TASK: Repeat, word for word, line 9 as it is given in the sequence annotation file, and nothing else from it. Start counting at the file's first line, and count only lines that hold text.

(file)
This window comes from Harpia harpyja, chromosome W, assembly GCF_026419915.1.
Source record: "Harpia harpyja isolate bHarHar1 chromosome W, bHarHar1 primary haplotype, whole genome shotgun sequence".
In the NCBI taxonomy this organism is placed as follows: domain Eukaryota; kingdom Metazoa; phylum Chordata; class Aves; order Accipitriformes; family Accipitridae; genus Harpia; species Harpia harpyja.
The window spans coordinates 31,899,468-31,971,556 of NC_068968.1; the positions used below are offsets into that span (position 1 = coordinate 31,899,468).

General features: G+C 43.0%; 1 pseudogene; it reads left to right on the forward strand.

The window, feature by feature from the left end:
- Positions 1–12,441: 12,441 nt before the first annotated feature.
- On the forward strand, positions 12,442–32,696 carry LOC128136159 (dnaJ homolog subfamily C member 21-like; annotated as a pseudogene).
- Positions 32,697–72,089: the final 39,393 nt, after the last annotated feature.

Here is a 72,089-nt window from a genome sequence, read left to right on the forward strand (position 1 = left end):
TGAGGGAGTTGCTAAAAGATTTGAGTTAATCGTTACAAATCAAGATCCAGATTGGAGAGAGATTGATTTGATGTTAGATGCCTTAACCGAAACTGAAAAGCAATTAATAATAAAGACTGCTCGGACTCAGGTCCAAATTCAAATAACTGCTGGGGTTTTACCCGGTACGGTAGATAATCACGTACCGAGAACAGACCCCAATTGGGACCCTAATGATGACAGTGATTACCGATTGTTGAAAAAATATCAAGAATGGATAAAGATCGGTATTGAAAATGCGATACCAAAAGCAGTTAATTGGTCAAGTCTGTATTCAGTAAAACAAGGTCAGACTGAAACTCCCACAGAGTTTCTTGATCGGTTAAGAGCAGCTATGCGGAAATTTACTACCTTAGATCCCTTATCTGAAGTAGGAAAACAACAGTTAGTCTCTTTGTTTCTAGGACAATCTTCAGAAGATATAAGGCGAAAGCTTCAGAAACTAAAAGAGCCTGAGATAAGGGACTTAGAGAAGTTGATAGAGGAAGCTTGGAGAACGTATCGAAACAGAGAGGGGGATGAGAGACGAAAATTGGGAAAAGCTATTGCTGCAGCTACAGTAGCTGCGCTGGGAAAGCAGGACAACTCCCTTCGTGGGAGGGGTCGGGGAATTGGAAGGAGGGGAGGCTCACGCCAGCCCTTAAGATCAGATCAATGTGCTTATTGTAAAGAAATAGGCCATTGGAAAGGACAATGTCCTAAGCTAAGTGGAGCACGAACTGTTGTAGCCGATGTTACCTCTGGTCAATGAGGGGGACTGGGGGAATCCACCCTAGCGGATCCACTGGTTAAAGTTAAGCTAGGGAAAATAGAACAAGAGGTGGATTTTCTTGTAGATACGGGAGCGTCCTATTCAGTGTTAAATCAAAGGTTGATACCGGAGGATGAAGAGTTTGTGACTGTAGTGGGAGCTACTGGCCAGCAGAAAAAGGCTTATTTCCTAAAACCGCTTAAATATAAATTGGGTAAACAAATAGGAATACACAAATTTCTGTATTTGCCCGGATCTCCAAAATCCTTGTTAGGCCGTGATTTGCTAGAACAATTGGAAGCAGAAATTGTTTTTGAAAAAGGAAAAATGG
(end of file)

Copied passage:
- Positions 32,697–72,089: the final 39,393 nt, after the last annotated feature.